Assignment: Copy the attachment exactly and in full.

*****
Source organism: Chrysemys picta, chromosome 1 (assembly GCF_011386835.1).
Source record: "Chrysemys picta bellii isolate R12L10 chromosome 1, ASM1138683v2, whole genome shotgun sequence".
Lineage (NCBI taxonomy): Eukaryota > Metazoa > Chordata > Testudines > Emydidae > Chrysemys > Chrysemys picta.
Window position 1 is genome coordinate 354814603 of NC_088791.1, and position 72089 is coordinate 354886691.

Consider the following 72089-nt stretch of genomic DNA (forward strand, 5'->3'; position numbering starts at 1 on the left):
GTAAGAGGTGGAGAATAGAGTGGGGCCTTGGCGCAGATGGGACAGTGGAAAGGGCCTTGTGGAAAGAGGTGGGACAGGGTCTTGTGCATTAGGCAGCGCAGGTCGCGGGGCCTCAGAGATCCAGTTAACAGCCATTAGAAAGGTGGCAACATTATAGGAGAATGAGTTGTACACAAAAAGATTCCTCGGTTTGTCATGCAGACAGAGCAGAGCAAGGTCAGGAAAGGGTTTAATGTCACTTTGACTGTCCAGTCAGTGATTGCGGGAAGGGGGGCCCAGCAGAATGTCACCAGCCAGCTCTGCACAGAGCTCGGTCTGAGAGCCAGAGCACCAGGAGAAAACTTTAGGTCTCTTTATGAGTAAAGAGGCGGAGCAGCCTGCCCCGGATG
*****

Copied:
Source organism: Chrysemys picta, chromosome 1 (assembly GCF_011386835.1).
Source record: "Chrysemys picta bellii isolate R12L10 chromosome 1, ASM1138683v2, whole genome shotgun sequence".
Lineage (NCBI taxonomy): Eukaryota > Metazoa > Chordata > Testudines > Emydidae > Chrysemys > Chrysemys picta.
Window position 1 is genome coordinate 354814603 of NC_088791.1, and position 72089 is coordinate 354886691.

Consider the following 72089-nt stretch of genomic DNA (forward strand, 5'->3'; position numbering starts at 1 on the left):
GTAAGAGGTGGAGAATAGAGTGGGGCCTTGGCGCAGATGGGACAGTGGAAAGGGCCTTGTGGAAAGAGGTGGGACAGGGTCTTGTGCATTAGGCAGCGCAGGTCGCGGGGCCTCAGAGATCCAGTTAACAGCCATTAGAAAGGTGGCAACATTATAGGAGAATGAGTTGTACACAAAAAGATTCCTCGGTTTGTCATGCAGACAGAGCAGAGCAAGGTCAGGAAAGGGTTTAATGTCACTTTGACTGTCCAGTCAGTGATTGCGGGAAGGGGGGCCCAGCAGAATGTCACCAGCCAGCTCTGCACAGAGCTCGGTCTGAGAGCCAGAGCACCAGGAGAAAACTTTAGGTCTCTTTATGAGTAAAGAGGCGGAGCAGCCTGCCCCGGATG